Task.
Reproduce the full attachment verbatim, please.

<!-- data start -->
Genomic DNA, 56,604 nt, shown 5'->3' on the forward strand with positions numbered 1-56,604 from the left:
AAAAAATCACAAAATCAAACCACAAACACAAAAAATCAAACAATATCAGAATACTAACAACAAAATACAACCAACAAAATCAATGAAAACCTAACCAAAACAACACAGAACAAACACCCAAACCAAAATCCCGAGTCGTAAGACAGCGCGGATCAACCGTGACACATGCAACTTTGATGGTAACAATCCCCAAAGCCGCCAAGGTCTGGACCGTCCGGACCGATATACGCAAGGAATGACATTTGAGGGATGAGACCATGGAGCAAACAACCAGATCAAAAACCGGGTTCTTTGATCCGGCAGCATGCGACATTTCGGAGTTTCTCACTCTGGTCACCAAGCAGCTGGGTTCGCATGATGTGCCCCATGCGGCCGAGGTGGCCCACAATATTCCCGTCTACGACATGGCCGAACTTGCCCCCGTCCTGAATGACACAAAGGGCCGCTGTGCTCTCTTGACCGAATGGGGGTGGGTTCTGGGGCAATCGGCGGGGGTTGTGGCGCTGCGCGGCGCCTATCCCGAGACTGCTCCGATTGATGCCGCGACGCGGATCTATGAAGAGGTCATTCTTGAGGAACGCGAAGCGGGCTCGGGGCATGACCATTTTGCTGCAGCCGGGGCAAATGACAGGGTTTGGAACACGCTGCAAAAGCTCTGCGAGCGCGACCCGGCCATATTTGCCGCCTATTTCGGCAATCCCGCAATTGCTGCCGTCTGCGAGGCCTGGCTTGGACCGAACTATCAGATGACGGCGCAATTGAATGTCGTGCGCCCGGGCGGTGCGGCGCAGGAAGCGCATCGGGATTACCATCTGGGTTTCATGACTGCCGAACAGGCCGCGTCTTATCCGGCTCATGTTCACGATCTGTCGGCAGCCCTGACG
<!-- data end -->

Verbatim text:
Genomic DNA, 56,604 nt, shown 5'->3' on the forward strand with positions numbered 1-56,604 from the left:
AAAAAATCACAAAATCAAACCACAAACACAAAAAATCAAACAATATCAGAATACTAACAACAAAATACAACCAACAAAATCAATGAAAACCTAACCAAAACAACACAGAACAAACACCCAAACCAAAATCCCGAGTCGTAAGACAGCGCGGATCAACCGTGACACATGCAACTTTGATGGTAACAATCCCCAAAGCCGCCAAGGTCTGGACCGTCCGGACCGATATACGCAAGGAATGACATTTGAGGGATGAGACCATGGAGCAAACAACCAGATCAAAAACCGGGTTCTTTGATCCGGCAGCATGCGACATTTCGGAGTTTCTCACTCTGGTCACCAAGCAGCTGGGTTCGCATGATGTGCCCCATGCGGCCGAGGTGGCCCACAATATTCCCGTCTACGACATGGCCGAACTTGCCCCCGTCCTGAATGACACAAAGGGCCGCTGTGCTCTCTTGACCGAATGGGGGTGGGTTCTGGGGCAATCGGCGGGGGTTGTGGCGCTGCGCGGCGCCTATCCCGAGACTGCTCCGATTGATGCCGCGACGCGGATCTATGAAGAGGTCATTCTTGAGGAACGCGAAGCGGGCTCGGGGCATGACCATTTTGCTGCAGCCGGGGCAAATGACAGGGTTTGGAACACGCTGCAAAAGCTCTGCGAGCGCGACCCGGCCATATTTGCCGCCTATTTCGGCAATCCCGCAATTGCTGCCGTCTGCGAGGCCTGGCTTGGACCGAACTATCAGATGACGGCGCAATTGAATGTCGTGCGCCCGGGCGGTGCGGCGCAGGAAGCGCATCGGGATTACCATCTGGGTTTCATGACTGCCGAACAGGCCGCGTCTTATCCGGCTCATGTTCACGATCTGTCGGCAGCCCTGACG